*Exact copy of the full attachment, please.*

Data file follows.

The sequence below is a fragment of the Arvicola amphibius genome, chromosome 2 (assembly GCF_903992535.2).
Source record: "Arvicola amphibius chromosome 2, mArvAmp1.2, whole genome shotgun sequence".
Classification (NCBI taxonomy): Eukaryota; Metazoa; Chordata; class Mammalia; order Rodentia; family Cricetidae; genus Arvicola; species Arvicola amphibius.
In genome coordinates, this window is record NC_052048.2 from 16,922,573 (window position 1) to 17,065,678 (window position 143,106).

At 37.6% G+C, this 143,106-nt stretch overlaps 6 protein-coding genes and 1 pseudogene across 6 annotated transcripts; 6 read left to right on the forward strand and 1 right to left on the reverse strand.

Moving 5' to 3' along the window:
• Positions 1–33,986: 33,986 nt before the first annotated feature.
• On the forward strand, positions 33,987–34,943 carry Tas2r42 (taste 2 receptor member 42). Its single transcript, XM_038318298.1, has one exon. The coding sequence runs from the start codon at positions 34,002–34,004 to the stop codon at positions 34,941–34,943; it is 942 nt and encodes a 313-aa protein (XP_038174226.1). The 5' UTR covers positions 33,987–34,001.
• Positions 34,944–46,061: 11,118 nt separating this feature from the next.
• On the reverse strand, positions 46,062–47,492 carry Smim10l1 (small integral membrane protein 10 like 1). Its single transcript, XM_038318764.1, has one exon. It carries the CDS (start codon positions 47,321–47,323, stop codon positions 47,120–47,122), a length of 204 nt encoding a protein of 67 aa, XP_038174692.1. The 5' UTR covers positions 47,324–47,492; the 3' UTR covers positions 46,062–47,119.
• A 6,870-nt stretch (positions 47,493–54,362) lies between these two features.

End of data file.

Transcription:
The sequence below is a fragment of the Arvicola amphibius genome, chromosome 2 (assembly GCF_903992535.2).
Source record: "Arvicola amphibius chromosome 2, mArvAmp1.2, whole genome shotgun sequence".
Classification (NCBI taxonomy): Eukaryota; Metazoa; Chordata; class Mammalia; order Rodentia; family Cricetidae; genus Arvicola; species Arvicola amphibius.
In genome coordinates, this window is record NC_052048.2 from 16,922,573 (window position 1) to 17,065,678 (window position 143,106).

At 37.6% G+C, this 143,106-nt stretch overlaps 6 protein-coding genes and 1 pseudogene across 6 annotated transcripts; 6 read left to right on the forward strand and 1 right to left on the reverse strand.

Moving 5' to 3' along the window:
• Positions 1–33,986: 33,986 nt before the first annotated feature.
• On the forward strand, positions 33,987–34,943 carry Tas2r42 (taste 2 receptor member 42). Its single transcript, XM_038318298.1, has one exon. The coding sequence runs from the start codon at positions 34,002–34,004 to the stop codon at positions 34,941–34,943; it is 942 nt and encodes a 313-aa protein (XP_038174226.1). The 5' UTR covers positions 33,987–34,001.
• Positions 34,944–46,061: 11,118 nt separating this feature from the next.
• On the reverse strand, positions 46,062–47,492 carry Smim10l1 (small integral membrane protein 10 like 1). Its single transcript, XM_038318764.1, has one exon. It carries the CDS (start codon positions 47,321–47,323, stop codon positions 47,120–47,122), a length of 204 nt encoding a protein of 67 aa, XP_038174692.1. The 5' UTR covers positions 47,324–47,492; the 3' UTR covers positions 46,062–47,119.
• A 6,870-nt stretch (positions 47,493–54,362) lies between these two features.